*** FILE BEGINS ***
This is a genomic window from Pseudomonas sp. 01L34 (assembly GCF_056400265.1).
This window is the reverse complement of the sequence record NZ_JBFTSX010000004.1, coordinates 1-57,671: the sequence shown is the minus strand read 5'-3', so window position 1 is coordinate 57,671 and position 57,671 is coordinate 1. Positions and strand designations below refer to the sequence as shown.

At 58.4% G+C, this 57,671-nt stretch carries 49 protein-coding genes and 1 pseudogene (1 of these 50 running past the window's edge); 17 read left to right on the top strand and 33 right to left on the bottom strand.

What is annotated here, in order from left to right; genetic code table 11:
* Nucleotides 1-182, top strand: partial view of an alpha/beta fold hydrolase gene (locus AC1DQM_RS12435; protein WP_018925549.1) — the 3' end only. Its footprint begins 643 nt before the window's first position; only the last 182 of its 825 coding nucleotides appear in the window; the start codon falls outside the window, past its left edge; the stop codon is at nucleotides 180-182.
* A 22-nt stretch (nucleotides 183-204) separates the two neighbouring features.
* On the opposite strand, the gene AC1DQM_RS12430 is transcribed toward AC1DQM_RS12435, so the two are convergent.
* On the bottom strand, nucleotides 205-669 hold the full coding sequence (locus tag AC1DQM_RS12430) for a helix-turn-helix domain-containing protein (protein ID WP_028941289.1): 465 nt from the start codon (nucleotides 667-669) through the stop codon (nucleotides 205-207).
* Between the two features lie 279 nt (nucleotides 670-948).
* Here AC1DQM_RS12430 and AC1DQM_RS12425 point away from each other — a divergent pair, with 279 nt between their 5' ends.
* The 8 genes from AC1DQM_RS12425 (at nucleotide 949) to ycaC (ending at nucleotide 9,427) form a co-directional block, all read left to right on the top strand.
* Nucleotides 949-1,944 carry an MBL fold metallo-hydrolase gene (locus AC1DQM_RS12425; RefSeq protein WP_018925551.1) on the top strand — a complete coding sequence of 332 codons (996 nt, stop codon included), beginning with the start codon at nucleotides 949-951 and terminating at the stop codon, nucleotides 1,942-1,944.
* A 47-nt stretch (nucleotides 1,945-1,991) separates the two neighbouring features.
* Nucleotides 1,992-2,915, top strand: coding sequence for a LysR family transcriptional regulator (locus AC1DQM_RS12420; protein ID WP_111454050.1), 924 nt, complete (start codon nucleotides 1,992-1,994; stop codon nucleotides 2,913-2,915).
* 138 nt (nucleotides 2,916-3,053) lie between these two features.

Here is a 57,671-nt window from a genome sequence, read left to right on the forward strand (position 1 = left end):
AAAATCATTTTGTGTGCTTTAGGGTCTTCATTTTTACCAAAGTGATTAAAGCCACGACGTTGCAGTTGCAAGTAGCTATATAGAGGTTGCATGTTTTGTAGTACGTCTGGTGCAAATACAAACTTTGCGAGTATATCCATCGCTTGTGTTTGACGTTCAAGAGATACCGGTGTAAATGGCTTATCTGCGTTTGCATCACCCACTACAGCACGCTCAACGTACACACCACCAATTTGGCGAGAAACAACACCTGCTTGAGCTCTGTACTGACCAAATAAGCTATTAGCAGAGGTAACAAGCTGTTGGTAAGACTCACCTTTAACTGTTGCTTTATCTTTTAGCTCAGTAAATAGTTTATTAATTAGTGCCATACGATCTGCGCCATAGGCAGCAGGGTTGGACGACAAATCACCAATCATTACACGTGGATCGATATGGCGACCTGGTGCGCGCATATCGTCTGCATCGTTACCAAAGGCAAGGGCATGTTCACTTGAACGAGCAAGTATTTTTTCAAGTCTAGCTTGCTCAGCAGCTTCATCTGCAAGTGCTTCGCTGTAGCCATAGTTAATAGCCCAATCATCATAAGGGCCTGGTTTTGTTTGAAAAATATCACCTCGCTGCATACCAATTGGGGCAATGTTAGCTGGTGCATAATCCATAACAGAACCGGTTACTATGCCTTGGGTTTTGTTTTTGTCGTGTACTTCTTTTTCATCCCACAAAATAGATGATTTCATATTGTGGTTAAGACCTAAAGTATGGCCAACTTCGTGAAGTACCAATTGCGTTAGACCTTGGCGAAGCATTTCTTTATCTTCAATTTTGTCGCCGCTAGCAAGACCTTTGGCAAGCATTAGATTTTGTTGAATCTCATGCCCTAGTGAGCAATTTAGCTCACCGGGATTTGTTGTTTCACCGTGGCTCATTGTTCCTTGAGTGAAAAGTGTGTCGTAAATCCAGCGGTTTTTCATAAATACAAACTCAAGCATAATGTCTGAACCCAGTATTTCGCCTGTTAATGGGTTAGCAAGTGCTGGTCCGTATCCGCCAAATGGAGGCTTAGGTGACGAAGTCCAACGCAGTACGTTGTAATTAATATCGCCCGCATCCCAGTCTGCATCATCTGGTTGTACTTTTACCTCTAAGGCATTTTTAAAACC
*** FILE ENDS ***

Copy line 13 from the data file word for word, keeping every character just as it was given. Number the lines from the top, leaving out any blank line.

* A 47-nt stretch (nucleotides 1,945-1,991) separates the two neighbouring features.